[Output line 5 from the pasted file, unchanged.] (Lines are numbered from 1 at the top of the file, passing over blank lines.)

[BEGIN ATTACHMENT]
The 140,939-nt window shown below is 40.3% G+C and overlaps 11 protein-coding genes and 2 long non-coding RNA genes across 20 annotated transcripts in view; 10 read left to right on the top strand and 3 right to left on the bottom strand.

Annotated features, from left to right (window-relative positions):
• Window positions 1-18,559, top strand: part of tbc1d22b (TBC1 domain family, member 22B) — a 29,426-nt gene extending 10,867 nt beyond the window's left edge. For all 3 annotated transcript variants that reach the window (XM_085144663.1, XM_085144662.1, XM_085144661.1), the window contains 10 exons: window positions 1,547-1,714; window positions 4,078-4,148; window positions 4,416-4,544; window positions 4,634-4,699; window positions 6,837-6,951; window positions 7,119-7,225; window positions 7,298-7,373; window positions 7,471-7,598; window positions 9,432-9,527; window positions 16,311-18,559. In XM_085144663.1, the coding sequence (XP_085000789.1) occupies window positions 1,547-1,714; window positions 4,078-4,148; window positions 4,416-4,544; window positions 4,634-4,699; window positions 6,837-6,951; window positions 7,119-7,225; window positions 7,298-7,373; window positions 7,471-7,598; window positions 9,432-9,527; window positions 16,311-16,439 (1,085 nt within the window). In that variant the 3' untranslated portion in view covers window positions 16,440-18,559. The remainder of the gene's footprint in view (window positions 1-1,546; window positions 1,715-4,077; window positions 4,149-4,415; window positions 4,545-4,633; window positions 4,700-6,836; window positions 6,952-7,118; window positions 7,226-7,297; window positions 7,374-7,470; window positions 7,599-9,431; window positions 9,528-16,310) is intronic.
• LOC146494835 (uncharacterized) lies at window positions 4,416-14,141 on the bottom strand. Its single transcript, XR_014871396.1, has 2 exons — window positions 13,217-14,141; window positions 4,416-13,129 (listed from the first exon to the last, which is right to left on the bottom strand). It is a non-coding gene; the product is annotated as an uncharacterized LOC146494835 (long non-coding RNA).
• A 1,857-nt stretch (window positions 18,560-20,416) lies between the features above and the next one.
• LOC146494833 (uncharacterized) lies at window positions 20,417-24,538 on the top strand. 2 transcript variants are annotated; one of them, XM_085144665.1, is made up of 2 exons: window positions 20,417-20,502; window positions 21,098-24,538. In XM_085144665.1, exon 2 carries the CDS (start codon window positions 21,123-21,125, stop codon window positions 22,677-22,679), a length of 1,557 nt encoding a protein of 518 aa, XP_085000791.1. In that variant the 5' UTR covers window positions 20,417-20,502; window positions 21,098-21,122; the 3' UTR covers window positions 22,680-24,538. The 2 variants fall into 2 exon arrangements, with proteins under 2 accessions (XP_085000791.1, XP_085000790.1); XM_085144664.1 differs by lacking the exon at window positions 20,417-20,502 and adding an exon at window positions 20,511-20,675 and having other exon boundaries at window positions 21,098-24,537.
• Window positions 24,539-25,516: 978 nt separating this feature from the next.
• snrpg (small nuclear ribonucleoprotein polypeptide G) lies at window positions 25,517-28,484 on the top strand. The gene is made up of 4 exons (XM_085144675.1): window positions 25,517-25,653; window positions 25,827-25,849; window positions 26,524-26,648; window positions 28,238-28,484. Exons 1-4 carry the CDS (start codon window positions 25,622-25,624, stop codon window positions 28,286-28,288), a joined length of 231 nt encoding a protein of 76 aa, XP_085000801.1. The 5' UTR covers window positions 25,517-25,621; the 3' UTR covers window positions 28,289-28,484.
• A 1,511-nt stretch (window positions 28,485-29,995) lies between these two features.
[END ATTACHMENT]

• A 1,857-nt stretch (window positions 18,560-20,416) lies between the features above and the next one.